Meet Ben, the founder of CoGo aka the app that's changing how easy it is to do good.
Meet Ben, co-founder of CoGo: the app changing how we shop.
As if social entrepreneur, economist, and environmentalist weren’t impressive enough, Ben Gleisner decided to add CoGo co-founder to his CV. With this background and with such a drive to create meaningful and impactful change through business, Ben “started this company with a mission to fundamentally change the world for the better.”
You can click here to find a little bit more out about this game-changing app, but to understand what makes Ben tick and about how CoGo came to be, we picked his brain. Read on to find out what he told us:
What made you start CoGo?
The idea for CoGo first started when my best friend Melissa and I were doing a masters in environmental studies in 2010. We were frustrated about how hard it was to find local cafes that were doing good, so we created a range of stickers that businesses could put in their windows to indicate the good things they were doing: recycling, using fair trade coffee and free-range eggs, paying their staff a living wage, etc. The stickers did the trick and helped the Wellington community initially, but we quickly realised that we could have a far wider reaching impact if we went digital - and so the CoGo app was born!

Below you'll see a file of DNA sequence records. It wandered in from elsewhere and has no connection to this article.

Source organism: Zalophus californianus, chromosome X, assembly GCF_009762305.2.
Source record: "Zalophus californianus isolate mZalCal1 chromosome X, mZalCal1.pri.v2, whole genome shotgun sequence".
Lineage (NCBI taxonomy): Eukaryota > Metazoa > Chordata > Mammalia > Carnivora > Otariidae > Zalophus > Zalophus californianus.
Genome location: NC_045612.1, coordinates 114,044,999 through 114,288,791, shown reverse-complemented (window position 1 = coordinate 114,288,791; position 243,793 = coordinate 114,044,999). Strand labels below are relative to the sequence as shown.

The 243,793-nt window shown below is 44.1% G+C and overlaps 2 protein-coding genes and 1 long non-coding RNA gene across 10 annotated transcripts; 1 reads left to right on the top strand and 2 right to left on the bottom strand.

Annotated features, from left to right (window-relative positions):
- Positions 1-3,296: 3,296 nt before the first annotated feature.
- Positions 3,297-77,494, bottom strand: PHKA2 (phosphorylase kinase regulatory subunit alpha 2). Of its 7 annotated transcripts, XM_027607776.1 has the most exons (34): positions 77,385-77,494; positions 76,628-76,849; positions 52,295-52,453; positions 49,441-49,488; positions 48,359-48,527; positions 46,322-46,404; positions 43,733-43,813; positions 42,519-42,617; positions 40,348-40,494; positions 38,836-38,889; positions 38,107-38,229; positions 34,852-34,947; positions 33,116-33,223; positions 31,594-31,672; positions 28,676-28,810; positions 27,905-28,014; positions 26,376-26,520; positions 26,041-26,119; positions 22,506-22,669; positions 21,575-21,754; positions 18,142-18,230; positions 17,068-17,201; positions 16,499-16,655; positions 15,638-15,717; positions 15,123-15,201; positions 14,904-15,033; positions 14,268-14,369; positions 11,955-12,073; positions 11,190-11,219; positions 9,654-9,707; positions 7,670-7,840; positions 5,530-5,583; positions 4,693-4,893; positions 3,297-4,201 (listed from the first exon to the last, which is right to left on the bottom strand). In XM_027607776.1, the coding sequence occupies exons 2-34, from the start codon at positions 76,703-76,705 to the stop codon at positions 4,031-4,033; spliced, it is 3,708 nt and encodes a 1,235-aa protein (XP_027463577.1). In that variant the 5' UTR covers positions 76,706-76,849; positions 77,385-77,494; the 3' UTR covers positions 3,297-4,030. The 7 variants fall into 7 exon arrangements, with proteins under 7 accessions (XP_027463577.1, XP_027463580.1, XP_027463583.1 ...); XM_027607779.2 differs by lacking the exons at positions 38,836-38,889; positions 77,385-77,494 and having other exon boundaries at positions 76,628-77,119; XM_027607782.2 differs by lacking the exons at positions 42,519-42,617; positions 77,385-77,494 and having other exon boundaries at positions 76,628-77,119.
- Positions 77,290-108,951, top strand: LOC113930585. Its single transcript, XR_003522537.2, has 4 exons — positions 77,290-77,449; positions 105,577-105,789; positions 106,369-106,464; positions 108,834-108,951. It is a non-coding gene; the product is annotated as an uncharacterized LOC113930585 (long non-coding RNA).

Available for free on all smartphones, users simply download CoGo and select the ethical and sustainable issues that matter to them most - from minimising packaging waste to paying staff a living wage. The technology then links these issues to the user’s payment cards, enabling them to send an anonymous signal to businesses every time they shop and see how their spending is contributing to good.
The ethical and sustainable sector is characterized by lots of good intentions, lots of hope-filled rhetoric, and lots of heart-felt hand wringing. What it hasn’t yet made,